Heavenly Organics


Tribal groups in the forests of central India have collected honey from wild beehives for centuries. Now, thanks to agronomist Amit Hooda, this rare organic product is available at Whole Foods Market and other natural food chains. Hooda has worked for 30 years to support traditional farming and food production practices in India. He helped tribal honey foragers develop sustainable methods that allow them to gather enough honey so they can support themselves and maintain their ancient way of life. Hooda, who divides his time between Fairfield, Iowa, and India, also ensures that they get competitive prices. Gathered from the hives of indigenous wild rock bees, the honey has a delicate flavor with a bouquet of floral notes. Plus it’s certified organic by Ecocert.


Enzymatic Therapy dietary


Enzymatic Therapy (ETI), based in Green Bay, Wisconsin, offers True Organics, a USDA-certified organic line of dietary supplements. True Organics vitamins don’t contain lead, microbes or other harmful substances and are made without chemicals or artificial ingredients. The ingredients in a True Organics supplement may seem reassuringly familiar. Expect vegetable oils, cherry extracts and soy bean and oat fibers—nothing complicated or controversial. Some supplements are gluten free; others are vegetarian. True Organics has five types that cater to a range of dietary needs. Feeling joint pain? Try True Organics Cherry. Need an energy boost? True Organics Iron might fend off your fatigue.


Sun Valley Bar

nutritional bars

The lush, mountainous countryside around Sun Valley, Idaho, is exhilarating: the perfect spot for skiing, hiking, cycling or whitewater rafting. And the famous resort town has a nutritional snack that’s just as energizing—Sun Valley Bar. Sarah Walker, a local cross-country skier and nutritionist, started the company from her kitchen in 2004. Combining her training as a dietician with her skills as a baker, she made her first bars for people in and around Sun Valley. As appetites for the bars increased, Walker turned her baking sideline into a serious business. Sun Valley bars come in four flavors—cranberry almond, peanut butter chocolate chip, chocolate chocolate chip and goji lemon. Each bar is made from whole grains (organic rolled oats and brown rice flour) and contains only natural sweeteners (brown rice syrup and maple syrup). They’re also crammed with fruit, nuts and seeds, delivering just the energy boost needed for an active lifestyle.


Eclipse Solar Gear

outdoor equipment

Need to power up a laptop, cell phone or MP3 player far from an electrical socket? Eclipse Solar Gear has found a way to cut your carbon footprint and keep you on the go—with solar-powered backpacks. A backpack from the Texas-based company doesn’t look as futuristic as its technology may imply. Eclipse’s standard model—the Reactor—is perfect for an afternoon hike or a stroll across campus. The photovoltaic cells and semiconductors it uses to absorb the sun’s energy fit discretely into the backpack. The Reactor is stylish and contemporary. Its solar grid even adds a splash of decoration to the nylon surrounding it. Spending most of your time in the wilderness? The Advantage Timber Reactor provides a camouflage finish to help you blend into the scenery. The Reactor backpack generates up to 2.5 watts of power, and is easy to use. And backpacks are only the beginning for Eclipse Solar Gear. The Solar Messenger series offers a lighter, more urban-looking alternative to the Reactor. The Travis Edition tackle bag is available for the high-tech fisherman. Eclipse also offers specialty bags for camcorders and bike travel. A Hybrid Laptop case is in the works. The Hybrid may be the briefcase of the future; it can protect and charge your laptop while you’re on the go.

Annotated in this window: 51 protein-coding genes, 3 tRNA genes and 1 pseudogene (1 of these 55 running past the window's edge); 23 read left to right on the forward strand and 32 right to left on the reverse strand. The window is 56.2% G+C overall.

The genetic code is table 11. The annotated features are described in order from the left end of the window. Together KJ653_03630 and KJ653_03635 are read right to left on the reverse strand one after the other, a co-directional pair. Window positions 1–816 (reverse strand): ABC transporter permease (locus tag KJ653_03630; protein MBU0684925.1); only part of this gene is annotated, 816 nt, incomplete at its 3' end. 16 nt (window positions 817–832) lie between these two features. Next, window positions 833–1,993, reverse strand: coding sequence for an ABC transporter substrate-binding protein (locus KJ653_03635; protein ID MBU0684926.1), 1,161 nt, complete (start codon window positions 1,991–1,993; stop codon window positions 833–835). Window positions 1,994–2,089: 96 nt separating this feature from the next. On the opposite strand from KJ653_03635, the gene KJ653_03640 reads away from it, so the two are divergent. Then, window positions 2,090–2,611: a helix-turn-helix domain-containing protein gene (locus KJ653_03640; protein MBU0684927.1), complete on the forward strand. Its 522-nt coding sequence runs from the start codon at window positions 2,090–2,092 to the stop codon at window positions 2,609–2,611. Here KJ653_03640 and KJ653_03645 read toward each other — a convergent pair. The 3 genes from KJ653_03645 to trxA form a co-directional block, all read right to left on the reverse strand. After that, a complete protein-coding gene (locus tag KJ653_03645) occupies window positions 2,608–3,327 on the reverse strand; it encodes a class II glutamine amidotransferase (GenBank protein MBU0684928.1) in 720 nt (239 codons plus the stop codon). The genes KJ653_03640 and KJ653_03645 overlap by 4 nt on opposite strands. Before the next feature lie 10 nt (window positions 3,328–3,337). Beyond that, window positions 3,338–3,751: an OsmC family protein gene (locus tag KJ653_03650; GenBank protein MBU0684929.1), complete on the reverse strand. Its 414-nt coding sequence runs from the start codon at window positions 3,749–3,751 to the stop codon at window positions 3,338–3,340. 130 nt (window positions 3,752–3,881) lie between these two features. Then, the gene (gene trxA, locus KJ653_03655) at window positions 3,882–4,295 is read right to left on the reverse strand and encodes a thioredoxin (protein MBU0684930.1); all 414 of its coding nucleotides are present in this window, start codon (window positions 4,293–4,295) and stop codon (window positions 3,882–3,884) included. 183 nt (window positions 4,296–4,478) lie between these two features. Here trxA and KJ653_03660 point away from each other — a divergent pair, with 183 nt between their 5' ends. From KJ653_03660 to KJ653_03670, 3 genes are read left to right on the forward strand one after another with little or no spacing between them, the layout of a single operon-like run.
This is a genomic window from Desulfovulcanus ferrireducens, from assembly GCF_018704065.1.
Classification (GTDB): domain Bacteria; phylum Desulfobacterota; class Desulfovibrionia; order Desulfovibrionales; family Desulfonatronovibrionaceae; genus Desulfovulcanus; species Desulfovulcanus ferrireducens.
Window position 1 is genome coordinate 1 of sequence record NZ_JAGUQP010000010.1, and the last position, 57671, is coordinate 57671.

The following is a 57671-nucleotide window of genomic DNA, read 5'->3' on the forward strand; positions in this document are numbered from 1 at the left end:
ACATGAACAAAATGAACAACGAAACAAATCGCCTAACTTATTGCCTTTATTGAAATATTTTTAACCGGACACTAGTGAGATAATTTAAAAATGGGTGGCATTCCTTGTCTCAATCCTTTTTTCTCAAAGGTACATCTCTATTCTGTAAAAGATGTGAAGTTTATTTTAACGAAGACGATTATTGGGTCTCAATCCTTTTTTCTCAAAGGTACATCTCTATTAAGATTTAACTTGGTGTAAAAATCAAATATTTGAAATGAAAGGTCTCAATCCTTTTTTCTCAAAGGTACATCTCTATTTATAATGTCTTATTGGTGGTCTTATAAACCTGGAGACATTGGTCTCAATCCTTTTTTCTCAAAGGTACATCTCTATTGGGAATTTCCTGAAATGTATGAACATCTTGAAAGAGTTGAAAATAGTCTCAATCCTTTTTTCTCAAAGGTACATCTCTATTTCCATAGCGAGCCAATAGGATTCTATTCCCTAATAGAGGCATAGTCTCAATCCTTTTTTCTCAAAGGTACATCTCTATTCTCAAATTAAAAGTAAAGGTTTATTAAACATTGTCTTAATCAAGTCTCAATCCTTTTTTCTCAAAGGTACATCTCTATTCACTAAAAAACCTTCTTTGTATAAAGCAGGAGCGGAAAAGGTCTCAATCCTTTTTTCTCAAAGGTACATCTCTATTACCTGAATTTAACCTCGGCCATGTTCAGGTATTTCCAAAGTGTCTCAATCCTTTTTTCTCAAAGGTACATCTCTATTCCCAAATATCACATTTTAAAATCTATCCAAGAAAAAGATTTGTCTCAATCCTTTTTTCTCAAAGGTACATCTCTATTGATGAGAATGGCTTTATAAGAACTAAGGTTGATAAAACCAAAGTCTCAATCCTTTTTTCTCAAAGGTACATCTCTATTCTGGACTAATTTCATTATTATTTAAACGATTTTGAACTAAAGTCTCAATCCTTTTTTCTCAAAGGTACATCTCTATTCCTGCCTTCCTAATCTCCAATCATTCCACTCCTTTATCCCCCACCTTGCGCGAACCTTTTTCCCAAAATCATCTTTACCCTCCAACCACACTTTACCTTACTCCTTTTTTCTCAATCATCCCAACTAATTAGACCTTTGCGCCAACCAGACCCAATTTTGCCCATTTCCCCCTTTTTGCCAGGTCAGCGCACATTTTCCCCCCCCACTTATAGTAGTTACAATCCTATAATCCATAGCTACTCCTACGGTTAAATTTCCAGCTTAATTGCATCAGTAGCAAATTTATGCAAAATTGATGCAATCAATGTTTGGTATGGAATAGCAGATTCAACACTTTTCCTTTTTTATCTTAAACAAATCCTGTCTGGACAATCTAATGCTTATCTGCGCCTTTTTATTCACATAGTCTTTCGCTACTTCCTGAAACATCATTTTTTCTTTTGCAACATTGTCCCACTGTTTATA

Turtle Mountain

coconut milk ice cream

Here’s a new alternative for anyone trying to cut down on dairy products: Turtle Mountain coconut milk ice cream. The folks at Turtle Mountain, always looking for ways to improve their dairy-free offerings, came across coconut milk, which serves as a mildly sweet cream base for ice creams and yogurts. A staple in tropical countries, where it’s revered for its nutritional properties, coconut milk has the satisfying flavor of full fat at the same time as it’s high in heart-healthy omega-3 fatty acids. Turtle Mountain’s coconut ice cream has a silky texture like gelato, is gently sweetened with agave and comes in vanilla, chocolate, cookie dough, mint chip and coconut flavors.




Having lived in both the U.S. and Asia, Jamie Lim has witnessed extremes of poverty and wealth. Still, she was struck by the fact that 36 million people are blind due to preventable conditions like cataracts that they can’t afford to fix. She’s not an ophthalmologist, but she wanted to help. So she founded KAYU and designed a line of glamorous sunglasses for women. Now in partnership with the non-profit organization Unite for Sight, KAYU donates $50 for every pair of sunglasses sold to fund sight-restoring cataract surgery. Many of these operations are done in Africa, where mortality rates for the blind are four times higher than for sighted people. KAYU sunglasses are made in China with oversized lenses and frames handcrafted from sustainable bamboo. They’ll make you look good—and feel good, too.